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6 Key Lessons Learned from Failed Startups

  • Startup
  • Article
  • 6 min. Read
  • Last Updated: 04/19/2017
learn from the mistakes of failed startup businesses
It's a sad but undeniable fact of entrepreneurial life. Failed startups happen all the time. But you can learn from where others fail. Here are six lessons to consider and build upon.

Table of Contents

It's a sad but undeniable fact of entrepreneurial life. Failed startups happen all the time. Some are caused by market forces or unexpected shifts in customer demand, circumstances largely beyond the control of any individual business owner. But--and it's a very important "but"--failure often occurs because a fledgling business owner overlooks the kinds of mistakes others have made previously and fails to take advantage of the "lessons learned."

A far more effective approach is understanding reasons behind the failed startups and then doing everything in your power to avoid repeating history.

Here are six key lessons to learn from failed startups:

1. Know who your customers are and the problems they face.

What good is the greatest new product idea in the world if it doesn't satisfy the needs of customers? Failure is an almost inevitable result if an entrepreneur neglects to validate his or her product with a targeted customer base. You must have an in-depth understanding of the types of problems your prospective customers face--and in what ways your fantastic new product or service can solve those problems.

2. Find investors who are right for your business.

Money to back your new venture doesn't miraculously appear when you need it most, as some failed entrepreneurs learned the hard way. Nor does partnering with any investor you meet ultimately serve your best interests. An investor who doesn't "get" what your new business is all about might raise an objection later on that stalls development or sabotages your best-laid launch plans. As part of the fundraising process, work hard to identify investors with whom you have a good fit and whose strategies and goals align with your own.

3. Don't believe your own hype.

Some entrepreneurs hate the marketing and self-promotion part of startups, while others have a gift for getting themselves and their new product ideas noticed. But some ventures fail because the founder was too intent on creating buzz for the upcoming launch and got caught up in the hype machine. Getting written up in a leading industry publication or finding yourself interviewed on a business TV network is great publicity, but if you start believing the hype, you'll get distracted from what's most important--doing all the "grunt work" required to get a new product ready to go and then successfully launching it into the marketplace.

4. Stay focused!

Speaking of focus, this is a quality notably missing in too many failed startups. The founder's own creativity and wealth of great ideas can keep him or her from focusing on the absolute essentials. What's the revenue-generating component? How will the new product get made? What's the best way to deliver it to consumers? Beware of becoming an "idea machine," warns Dominic Tarn, author of The New Goldrush: A Quick Guide to Startups. "Too many ideas can flow into your head and you don't have enough time in the day to project all of them forward with the eloquent execution that you'd like."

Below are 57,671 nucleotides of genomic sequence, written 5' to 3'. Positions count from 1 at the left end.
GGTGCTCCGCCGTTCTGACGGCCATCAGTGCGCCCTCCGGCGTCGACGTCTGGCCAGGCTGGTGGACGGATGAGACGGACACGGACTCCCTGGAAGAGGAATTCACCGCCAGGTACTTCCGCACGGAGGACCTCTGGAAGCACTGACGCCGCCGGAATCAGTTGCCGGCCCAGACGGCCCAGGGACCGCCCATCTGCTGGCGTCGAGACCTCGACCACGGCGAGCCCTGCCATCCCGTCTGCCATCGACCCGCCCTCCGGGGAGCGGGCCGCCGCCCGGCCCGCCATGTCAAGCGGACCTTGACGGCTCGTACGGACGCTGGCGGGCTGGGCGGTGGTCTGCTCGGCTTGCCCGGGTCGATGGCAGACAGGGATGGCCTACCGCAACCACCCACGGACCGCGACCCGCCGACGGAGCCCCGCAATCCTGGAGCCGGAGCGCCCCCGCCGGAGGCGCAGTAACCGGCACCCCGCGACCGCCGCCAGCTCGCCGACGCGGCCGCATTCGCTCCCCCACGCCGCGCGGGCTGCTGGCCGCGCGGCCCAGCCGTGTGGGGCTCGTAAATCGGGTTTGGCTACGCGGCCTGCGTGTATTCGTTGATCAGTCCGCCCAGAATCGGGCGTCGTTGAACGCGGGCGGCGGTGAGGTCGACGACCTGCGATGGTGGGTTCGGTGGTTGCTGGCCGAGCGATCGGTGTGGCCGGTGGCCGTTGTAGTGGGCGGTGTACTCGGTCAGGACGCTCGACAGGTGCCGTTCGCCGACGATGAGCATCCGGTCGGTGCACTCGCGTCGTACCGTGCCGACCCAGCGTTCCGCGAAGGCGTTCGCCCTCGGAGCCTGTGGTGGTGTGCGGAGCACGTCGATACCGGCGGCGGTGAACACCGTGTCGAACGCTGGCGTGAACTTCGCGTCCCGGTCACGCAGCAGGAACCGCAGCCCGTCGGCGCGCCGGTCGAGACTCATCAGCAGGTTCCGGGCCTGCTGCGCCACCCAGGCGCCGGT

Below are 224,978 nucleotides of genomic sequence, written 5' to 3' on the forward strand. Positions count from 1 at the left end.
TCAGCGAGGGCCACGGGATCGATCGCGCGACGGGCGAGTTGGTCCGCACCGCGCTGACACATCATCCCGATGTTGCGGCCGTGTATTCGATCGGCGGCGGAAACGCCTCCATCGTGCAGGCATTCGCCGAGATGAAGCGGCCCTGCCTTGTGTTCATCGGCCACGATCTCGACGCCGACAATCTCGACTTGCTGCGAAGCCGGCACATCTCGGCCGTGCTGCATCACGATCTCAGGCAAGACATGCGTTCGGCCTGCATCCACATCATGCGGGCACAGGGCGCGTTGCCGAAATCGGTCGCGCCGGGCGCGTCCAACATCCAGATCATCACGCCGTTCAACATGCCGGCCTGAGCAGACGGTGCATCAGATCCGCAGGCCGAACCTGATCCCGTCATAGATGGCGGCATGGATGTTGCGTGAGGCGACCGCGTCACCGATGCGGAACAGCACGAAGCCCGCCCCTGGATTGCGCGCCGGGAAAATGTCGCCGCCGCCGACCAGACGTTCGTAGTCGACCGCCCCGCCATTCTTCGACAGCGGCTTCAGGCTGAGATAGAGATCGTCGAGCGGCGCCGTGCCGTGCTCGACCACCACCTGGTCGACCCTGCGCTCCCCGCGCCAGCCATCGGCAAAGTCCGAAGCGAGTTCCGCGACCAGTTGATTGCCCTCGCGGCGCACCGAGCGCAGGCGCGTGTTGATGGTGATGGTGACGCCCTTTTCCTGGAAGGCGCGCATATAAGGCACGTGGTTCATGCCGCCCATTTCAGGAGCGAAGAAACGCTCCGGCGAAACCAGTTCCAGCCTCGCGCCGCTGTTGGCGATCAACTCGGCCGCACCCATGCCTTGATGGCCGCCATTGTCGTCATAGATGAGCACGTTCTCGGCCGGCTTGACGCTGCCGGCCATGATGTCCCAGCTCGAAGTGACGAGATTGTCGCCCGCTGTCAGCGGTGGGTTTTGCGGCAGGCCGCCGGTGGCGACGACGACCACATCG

5. Balance work and life.

We all understand the value of balancing work with life, but knowing this in your gut is something altogether different. The road to startup success is littered with entrepreneurs who simply burned out because they expended too much time and energy on work alone, and neglected such things as eating right, getting enough sleep and exercise, and cultivating healthy relationships. Be aware of your mental and physical well-being and incorporate life-affirming habits into your daily routine.

We know the value of work-life balance, but have trouble achieving it

6. Learn from your mistakes.

Every experience that goes into your efforts to build a startup are worth remembering. Some say it's the mistakes you make along the way that offer the greatest value. First, though, you have to acknowledge when things go wrong and be accountable for what happened, rather than assign blame elsewhere. Mistakes happen, even in highly successful ventures. If you swallow your pride and learn how to do things differently in the future, your chances of success become infinitely better.



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* This content is for educational purposes only, is not intended to provide specific legal advice, and should not be used as a substitute for the legal advice of a qualified attorney or other professional. The information may not reflect the most current legal developments, may be changed without notice and is not guaranteed to be complete, correct, or up-to-date.